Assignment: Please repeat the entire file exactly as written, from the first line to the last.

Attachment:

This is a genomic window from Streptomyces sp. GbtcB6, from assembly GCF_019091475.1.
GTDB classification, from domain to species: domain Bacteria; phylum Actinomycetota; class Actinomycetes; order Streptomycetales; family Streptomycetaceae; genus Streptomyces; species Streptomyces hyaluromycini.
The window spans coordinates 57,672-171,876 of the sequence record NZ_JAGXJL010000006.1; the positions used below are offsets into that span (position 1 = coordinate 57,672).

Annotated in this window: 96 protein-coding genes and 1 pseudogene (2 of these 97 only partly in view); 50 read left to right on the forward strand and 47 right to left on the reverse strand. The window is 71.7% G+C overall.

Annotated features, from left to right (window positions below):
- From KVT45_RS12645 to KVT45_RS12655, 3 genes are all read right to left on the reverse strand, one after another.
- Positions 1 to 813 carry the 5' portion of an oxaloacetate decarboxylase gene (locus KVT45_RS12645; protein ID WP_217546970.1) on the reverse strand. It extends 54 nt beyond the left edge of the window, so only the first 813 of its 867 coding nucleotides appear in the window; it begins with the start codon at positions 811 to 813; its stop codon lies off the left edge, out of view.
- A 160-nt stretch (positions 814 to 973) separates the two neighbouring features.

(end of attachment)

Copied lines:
This is a genomic window from Streptomyces sp. GbtcB6, from assembly GCF_019091475.1.
GTDB classification, from domain to species: domain Bacteria; phylum Actinomycetota; class Actinomycetes; order Streptomycetales; family Streptomycetaceae; genus Streptomyces; species Streptomyces hyaluromycini.
The window spans coordinates 57,672-171,876 of the sequence record NZ_JAGXJL010000006.1; the positions used below are offsets into that span (position 1 = coordinate 57,672).

Annotated in this window: 96 protein-coding genes and 1 pseudogene (2 of these 97 only partly in view); 50 read left to right on the forward strand and 47 right to left on the reverse strand. The window is 71.7% G+C overall.

Annotated features, from left to right (window positions below):
- From KVT45_RS12645 to KVT45_RS12655, 3 genes are all read right to left on the reverse strand, one after another.
- Positions 1 to 813 carry the 5' portion of an oxaloacetate decarboxylase gene (locus KVT45_RS12645; protein ID WP_217546970.1) on the reverse strand. It extends 54 nt beyond the left edge of the window, so only the first 813 of its 867 coding nucleotides appear in the window; it begins with the start codon at positions 811 to 813; its stop codon lies off the left edge, out of view.
- A 160-nt stretch (positions 814 to 973) separates the two neighbouring features.